segunda-feira, setembro 11, 2006

Spamer was condemned in Virginia

The Court of Appeals of Virginia upheld yesterday what is believed to be the first conviction in the nation under a state anti-spamming law that makes it a felony to send unsolicited mass e-mails.

A North Carolina man was convicted in Loudoun County two years ago of illegally sending tens of thousands of e-mails to America Online customers. Prosecutors said Jeremy Jaynes flooded the servers at the Internet company's headquarters in Loudoun with bulk e-mail advertisements for computer programs and stock pickers.

Jaynes was sentenced last year to nine years in prison on three counts of violating the state's anti-spam law and was allowed to remain free on $1 million bond while his case was appealed. Thomas M. Wolf, an attorney for Jaynes, said he plans to appeal yesterday's decision.


domingo, setembro 10, 2006

Splitting Large Files to Span Multiple Disks using TAR

The two extra command line options you need to use over and above the standard syntax are -M (--multi-volume) which tells Tar you want to split the file over multiple media disks. You then need to tell Tar how big that media is, so that it can create files of the correct size. To do this you use the --tape-length option, where the value you pass is number x 1024 bytes.

The example below shows the syntax used. Lets say the largefile.tgz is 150 Meg and we need to fit the file on two 100 Meg Zip drives.

tar -c -M --tape-length=102400 --file=disk1.tar largefile.tgz

The value 102400 is 1024 x 100, which will create a 100 Meg file called disk1.tar and then Tar will prompt for volume 2 like below :-

Prepare volume #2 for disk1.tar and hit return:

In the time of tape drives you would have taken the first tape out of the machine and inserted a new tape, and pressed returned to continue. As we want Tar to create the remaining 50 Meg in a separate file, we issue the following command :-

n disk2.tar

This instructs Tar to continue writing the remaining 50 Meg of largefile.tgz to a file named disk2.tar. You will then be prompted with the line below, and you can now hit return to continue.

Prepare volume #2 for disk2.tar and hit return:

You would repeat this process until your large file has been completely processed, increasing the disk number in the file each time you are prompted.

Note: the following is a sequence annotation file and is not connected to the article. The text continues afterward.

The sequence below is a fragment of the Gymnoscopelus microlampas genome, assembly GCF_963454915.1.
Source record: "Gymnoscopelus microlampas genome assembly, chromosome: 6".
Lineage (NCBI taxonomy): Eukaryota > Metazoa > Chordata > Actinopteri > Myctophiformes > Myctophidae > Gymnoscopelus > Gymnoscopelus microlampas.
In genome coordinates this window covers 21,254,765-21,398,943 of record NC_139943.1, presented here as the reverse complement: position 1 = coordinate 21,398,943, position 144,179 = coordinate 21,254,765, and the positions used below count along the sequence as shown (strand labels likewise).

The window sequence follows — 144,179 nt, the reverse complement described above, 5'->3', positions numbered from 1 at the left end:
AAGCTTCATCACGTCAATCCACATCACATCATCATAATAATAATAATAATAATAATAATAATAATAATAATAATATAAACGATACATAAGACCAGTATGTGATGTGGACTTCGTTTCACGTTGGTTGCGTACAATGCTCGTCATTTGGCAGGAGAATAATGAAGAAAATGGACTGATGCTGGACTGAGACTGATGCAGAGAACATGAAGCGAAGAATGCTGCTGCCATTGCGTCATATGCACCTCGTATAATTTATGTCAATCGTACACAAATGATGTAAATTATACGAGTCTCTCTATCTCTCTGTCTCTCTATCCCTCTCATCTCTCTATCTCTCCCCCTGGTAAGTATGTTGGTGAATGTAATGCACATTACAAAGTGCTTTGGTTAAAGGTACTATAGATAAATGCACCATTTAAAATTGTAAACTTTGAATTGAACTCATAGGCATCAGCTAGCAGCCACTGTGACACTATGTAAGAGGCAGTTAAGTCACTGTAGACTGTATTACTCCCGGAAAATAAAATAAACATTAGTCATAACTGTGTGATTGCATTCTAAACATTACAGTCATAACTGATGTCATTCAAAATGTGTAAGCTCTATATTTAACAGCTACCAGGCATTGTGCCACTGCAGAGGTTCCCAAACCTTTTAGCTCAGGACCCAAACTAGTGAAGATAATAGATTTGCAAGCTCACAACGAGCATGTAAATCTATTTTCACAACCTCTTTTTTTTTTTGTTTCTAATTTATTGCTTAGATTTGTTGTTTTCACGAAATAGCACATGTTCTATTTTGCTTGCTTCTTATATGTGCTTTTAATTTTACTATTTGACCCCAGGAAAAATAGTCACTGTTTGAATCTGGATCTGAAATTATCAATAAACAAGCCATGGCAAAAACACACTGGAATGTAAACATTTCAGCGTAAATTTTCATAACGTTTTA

Other example:
tar cvf arq1.tar -M --tape-length=500000 bigarq.txt

Putting the File Back Together

The process is similar when putting the large file back together from its split-up files. Below is the syntax used to re-create the large file from the disk1.tar and disk2.tar images.

C:\tar>tar -x -M --file=disk1.tar largefile.tgz
Prepare volume #2 for disk1.tar and hit return: n disk2.tar
Prepare volume #2 for disk2.tar and hit return:


sexta-feira, setembro 08, 2006

SMTP reply codes

500 Syntax error, command unrecognized [This may include errors such as command line too long]
501 Syntax error in parameters or arguments
502 Command not implemented
503 Bad sequence of commands
504 Command parameter not implemented

211 System status, or system help reply
214 Help message [Information on how to use the receiver or the meaning of a particular on-standard command; this reply is useful only to the human user]

220 Service ready
221 Service closing transmission channel
421 Service not available, closing transmission channel [This may be a reply to any command if the service knows it must shut down]

250 Requested mail action okay, completed
251 User not local; will forward to
450 Requested mail action not taken: mailbox unavailable [E.g., mailbox busy]
550 Requested action not taken: mailbox unavailable [E.g., mailbox not found, no access]
451 Requested action aborted: error in processing
551 User not local; please try
452 Requested action not taken: insufficient system storage
552 Requested mail action aborted: exceeded storage allocation
553 Requested action not taken: mailbox name not allowed [E.g., mailbox syntax incorrect]
354 Start mail input; end with .
554 Transaction failed

Source: RFC 821

quarta-feira, setembro 06, 2006

Debian Installers

Convert CUE/BIN images to ISO in Linux

It's simple:

bchunk image.bin image.cue image.iso

Then you can mount ISO image with "mount" command:

mount -o loop -t iso9660 image.iso /mnt